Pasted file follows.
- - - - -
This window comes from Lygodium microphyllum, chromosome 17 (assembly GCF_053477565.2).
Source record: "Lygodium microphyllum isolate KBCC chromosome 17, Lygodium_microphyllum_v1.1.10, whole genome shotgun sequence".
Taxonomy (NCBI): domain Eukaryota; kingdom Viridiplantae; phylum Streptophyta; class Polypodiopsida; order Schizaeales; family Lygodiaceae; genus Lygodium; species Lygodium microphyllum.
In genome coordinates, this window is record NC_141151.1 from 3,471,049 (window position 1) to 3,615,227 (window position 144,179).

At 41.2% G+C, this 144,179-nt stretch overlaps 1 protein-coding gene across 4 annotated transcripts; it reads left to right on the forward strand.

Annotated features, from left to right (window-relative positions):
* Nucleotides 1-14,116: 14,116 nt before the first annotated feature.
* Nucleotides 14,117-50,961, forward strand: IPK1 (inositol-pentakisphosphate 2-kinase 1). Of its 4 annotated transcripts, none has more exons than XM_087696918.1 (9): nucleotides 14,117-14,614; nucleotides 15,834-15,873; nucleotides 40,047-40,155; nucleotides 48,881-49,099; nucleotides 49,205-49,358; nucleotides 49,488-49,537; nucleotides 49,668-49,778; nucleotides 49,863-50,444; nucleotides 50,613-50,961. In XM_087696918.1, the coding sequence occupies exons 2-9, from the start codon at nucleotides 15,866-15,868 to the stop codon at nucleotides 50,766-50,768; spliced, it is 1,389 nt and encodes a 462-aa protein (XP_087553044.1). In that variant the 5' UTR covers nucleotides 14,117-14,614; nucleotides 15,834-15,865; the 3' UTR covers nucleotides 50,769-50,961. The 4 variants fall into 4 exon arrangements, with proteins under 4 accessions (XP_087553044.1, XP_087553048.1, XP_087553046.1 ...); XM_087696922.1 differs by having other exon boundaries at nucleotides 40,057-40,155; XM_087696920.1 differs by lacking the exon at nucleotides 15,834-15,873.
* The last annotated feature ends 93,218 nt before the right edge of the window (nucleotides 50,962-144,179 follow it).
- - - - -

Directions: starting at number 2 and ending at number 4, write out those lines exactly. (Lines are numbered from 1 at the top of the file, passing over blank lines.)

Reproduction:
Source record: "Lygodium microphyllum isolate KBCC chromosome 17, Lygodium_microphyllum_v1.1.10, whole genome shotgun sequence".
Taxonomy (NCBI): domain Eukaryota; kingdom Viridiplantae; phylum Streptophyta; class Polypodiopsida; order Schizaeales; family Lygodiaceae; genus Lygodium; species Lygodium microphyllum.
In genome coordinates, this window is record NC_141151.1 from 3,471,049 (window position 1) to 3,615,227 (window position 144,179).